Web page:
Everyone knows about rye bread, but the grain can also be eaten in its berry form. Rye berries can be cooked like rice or barley in pilafs or soups, though cooking can take up to an hour. Not a fan of rye bread? Don’t be discouraged — that distinct flavor comes from caraway seeds added to the bread, not the rye itself, so dishes made with rye berries won’t have the same taste. As for health benefits, it’s hard to beat rye: One study showed that rye contains a peptide called lunasin, which could play a role in cancer prevention. Another showed that rye fiber appears to be more effective than the wheat fiber in improving bowel health. Another grain that can be simmered with whole barley, wheat berries, kumut, and spelt…..

13. Wheat berries
Wheat berries are a way to get wheat in its most natural state — whole kernels with only the hull removed. This means they contain all the grain’s nutrients and minerals. One half-cup serving is a great source of selenium, manganese, phosphorous, magnesium, and lignan, a phytochemical that may help protect against breast cancer. Once cooked (simmered in boiling water for up to an hour should do it), they are a great addition to soups, stews, and salads (like this wheat berry salad with strawberries and blueberries). Since wheat berries are quite literally whole wheat, they may be more filling than a similar amount of food made with wheat flour.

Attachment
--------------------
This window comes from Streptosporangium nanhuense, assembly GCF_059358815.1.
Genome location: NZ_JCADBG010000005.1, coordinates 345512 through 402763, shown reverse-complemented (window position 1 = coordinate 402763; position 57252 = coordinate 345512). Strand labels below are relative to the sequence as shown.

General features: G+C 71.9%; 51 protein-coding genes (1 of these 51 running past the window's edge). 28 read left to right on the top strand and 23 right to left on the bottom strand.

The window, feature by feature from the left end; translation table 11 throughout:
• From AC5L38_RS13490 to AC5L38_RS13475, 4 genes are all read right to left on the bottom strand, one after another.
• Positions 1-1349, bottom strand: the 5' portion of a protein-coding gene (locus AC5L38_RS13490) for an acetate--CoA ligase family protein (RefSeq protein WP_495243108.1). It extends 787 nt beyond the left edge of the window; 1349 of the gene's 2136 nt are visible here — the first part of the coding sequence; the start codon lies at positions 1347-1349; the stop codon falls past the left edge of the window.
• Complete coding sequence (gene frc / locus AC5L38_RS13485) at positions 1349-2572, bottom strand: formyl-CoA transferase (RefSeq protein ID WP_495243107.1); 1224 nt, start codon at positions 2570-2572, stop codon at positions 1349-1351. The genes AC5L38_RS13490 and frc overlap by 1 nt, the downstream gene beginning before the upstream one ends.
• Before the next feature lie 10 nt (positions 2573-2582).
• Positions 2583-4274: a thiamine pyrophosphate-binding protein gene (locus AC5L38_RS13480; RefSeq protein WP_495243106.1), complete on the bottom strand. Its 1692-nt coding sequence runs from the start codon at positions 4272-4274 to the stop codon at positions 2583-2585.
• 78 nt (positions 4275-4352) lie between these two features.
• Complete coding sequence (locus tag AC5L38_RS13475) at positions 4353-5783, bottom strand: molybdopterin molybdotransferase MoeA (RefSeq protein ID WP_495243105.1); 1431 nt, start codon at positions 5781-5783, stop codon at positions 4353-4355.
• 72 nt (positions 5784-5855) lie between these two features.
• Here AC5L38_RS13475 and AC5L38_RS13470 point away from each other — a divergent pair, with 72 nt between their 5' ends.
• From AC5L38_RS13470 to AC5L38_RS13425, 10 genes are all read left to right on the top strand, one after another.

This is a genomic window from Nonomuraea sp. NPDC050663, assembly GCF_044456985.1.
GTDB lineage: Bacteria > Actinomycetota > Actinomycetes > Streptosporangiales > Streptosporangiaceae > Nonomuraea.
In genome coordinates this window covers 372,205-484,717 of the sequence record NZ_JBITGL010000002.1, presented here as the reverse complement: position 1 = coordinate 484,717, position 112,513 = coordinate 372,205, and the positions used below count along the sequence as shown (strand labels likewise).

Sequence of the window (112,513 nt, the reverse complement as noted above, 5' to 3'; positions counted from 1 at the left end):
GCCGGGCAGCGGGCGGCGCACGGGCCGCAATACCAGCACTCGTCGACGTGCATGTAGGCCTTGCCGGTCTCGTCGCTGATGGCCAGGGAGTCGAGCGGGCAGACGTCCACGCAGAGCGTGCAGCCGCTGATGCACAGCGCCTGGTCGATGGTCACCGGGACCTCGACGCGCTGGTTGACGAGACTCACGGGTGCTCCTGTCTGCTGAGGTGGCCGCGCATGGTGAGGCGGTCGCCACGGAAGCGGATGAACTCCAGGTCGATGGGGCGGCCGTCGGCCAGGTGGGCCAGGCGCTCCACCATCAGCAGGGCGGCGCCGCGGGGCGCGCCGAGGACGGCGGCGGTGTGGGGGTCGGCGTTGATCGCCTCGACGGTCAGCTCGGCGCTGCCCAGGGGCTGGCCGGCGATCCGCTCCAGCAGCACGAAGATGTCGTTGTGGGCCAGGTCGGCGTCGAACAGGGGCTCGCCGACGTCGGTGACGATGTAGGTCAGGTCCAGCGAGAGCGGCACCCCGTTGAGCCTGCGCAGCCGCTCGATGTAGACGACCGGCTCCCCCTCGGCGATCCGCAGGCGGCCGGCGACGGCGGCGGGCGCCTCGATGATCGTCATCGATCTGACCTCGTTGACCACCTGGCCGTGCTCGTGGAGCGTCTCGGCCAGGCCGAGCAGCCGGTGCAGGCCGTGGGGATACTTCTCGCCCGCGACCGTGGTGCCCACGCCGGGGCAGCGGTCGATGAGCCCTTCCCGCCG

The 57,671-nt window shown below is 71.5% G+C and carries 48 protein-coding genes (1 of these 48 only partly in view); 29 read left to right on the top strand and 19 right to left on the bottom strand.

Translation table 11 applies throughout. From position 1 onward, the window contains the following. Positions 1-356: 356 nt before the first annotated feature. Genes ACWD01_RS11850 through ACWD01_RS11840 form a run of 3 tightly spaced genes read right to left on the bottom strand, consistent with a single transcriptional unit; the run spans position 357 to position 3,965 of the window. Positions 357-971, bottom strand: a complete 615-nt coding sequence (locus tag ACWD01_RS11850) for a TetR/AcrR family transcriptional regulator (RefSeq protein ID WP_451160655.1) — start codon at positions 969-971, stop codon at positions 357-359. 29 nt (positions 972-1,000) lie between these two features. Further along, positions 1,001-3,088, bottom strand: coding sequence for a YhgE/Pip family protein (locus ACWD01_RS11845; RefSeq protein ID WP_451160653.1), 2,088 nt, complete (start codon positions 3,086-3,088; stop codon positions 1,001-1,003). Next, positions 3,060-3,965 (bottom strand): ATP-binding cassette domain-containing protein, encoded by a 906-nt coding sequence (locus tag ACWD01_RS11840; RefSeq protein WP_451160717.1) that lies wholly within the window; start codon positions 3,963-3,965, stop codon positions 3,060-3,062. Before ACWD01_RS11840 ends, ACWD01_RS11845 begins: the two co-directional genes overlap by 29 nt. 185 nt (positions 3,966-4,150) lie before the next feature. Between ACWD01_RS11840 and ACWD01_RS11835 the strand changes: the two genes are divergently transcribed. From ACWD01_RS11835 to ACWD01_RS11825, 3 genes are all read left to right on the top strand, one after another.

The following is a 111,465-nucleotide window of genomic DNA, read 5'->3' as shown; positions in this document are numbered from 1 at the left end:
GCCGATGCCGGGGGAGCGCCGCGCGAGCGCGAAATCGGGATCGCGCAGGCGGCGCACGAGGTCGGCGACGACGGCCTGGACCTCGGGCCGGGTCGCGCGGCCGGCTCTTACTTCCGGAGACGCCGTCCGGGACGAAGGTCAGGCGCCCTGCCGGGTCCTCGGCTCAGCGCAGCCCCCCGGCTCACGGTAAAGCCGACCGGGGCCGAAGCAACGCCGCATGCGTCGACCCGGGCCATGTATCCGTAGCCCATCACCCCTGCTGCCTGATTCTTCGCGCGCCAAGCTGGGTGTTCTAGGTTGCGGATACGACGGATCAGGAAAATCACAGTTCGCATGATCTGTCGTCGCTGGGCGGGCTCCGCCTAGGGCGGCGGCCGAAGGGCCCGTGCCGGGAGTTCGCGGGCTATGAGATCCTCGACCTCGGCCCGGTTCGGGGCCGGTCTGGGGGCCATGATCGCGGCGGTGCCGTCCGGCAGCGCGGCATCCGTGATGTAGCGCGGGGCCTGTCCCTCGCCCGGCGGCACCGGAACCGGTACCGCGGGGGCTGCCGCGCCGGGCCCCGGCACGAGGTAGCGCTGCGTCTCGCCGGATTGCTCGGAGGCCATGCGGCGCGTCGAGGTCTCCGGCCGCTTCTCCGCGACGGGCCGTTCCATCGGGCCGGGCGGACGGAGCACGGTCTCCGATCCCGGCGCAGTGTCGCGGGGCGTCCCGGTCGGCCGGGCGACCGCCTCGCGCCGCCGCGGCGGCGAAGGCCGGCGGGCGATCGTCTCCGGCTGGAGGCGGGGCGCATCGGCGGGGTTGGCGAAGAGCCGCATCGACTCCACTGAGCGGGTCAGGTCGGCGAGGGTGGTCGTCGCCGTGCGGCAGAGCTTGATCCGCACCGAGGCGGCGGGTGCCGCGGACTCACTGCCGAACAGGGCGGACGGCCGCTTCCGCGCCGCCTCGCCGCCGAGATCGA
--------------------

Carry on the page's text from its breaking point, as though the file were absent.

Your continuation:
14. Forbidden Black Rice
The Long-Lost Superfood”, a treasure house of antioxidants, fiber, nutrients, minerals and amino acids capable of combating and preventing a host of health problems ranging from cancer, diabetes, and heart disease to Alzheimer’s. Apparently, the emperor’s of ancient China was right. The black, outer layer of this rice, contains antioxidant-rich bran. The purple and reddish pigment of this rice, which gives it its black appearance, contains Anthocyanins, the same antioxidants found in such prominent superfoods as blueberries, Acai berries, and grapes. Forbidden Black Rice is one of my favorite grains. It takes 30 minutes to simmer. I either eat the black rice by itself or I mix it with Farro. I add tomatoes, lemon, parsley and an avocado when I serve it…..Really delicious and a great replacement for brown rice.

 

thank you veganurth